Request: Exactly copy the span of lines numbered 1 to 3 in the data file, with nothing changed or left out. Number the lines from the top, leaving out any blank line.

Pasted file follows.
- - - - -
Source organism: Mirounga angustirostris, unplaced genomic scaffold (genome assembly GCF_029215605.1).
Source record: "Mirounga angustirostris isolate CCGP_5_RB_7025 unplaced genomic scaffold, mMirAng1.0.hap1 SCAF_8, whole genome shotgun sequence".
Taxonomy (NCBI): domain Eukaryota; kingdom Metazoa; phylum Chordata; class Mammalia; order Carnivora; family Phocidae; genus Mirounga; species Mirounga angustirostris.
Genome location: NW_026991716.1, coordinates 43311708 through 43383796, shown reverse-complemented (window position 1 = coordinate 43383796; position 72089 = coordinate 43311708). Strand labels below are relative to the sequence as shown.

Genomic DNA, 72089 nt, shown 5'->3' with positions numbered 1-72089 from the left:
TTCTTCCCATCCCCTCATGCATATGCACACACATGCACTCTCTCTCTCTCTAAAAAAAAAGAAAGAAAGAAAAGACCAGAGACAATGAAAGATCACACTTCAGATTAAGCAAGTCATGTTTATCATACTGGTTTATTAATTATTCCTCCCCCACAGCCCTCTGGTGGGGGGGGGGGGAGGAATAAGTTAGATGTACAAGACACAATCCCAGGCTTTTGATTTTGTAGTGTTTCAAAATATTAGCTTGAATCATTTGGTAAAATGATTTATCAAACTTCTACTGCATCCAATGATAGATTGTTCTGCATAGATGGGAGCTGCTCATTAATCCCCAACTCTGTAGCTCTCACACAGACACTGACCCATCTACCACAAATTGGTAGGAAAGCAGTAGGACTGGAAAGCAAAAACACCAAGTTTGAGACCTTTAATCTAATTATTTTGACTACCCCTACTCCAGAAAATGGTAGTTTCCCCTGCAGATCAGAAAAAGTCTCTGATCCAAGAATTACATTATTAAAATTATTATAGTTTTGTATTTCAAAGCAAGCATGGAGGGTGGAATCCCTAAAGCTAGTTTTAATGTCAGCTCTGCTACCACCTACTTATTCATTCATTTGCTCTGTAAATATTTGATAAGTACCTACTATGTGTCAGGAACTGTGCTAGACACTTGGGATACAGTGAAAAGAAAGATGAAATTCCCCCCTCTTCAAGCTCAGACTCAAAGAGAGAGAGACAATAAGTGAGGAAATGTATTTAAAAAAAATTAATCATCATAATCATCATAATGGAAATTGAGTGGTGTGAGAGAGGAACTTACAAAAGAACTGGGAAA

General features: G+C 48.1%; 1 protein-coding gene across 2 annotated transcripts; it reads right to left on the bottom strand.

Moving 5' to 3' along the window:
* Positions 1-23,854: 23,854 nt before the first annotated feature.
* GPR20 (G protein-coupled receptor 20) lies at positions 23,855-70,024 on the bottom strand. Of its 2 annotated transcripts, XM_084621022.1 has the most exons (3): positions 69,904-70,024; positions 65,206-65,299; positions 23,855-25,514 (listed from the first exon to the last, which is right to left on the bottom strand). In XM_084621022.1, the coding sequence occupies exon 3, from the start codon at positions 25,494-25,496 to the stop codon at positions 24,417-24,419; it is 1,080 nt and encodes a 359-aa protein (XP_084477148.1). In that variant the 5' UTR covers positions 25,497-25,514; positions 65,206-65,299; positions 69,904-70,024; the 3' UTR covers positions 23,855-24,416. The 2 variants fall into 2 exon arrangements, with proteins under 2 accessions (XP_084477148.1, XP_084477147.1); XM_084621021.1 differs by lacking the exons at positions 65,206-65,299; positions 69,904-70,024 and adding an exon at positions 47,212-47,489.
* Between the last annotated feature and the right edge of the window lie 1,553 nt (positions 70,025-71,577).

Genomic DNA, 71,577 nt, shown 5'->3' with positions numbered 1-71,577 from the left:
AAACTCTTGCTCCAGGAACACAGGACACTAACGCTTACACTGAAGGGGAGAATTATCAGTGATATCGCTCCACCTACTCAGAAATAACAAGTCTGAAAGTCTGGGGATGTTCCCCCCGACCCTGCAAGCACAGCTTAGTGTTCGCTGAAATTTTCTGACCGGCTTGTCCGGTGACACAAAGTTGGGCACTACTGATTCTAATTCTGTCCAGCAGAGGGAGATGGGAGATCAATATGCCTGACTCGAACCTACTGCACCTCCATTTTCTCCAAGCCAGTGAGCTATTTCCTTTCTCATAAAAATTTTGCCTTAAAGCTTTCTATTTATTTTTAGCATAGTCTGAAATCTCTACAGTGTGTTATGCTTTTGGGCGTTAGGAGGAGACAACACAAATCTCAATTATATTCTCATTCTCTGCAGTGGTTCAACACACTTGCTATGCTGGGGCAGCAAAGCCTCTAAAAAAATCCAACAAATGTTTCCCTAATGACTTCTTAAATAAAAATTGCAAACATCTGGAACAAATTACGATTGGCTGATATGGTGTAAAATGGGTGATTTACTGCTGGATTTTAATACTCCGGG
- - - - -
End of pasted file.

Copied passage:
Source organism: Mirounga angustirostris, unplaced genomic scaffold (genome assembly GCF_029215605.1).
Source record: "Mirounga angustirostris isolate CCGP_5_RB_7025 unplaced genomic scaffold, mMirAng1.0.hap1 SCAF_8, whole genome shotgun sequence".
Taxonomy (NCBI): domain Eukaryota; kingdom Metazoa; phylum Chordata; class Mammalia; order Carnivora; family Phocidae; genus Mirounga; species Mirounga angustirostris.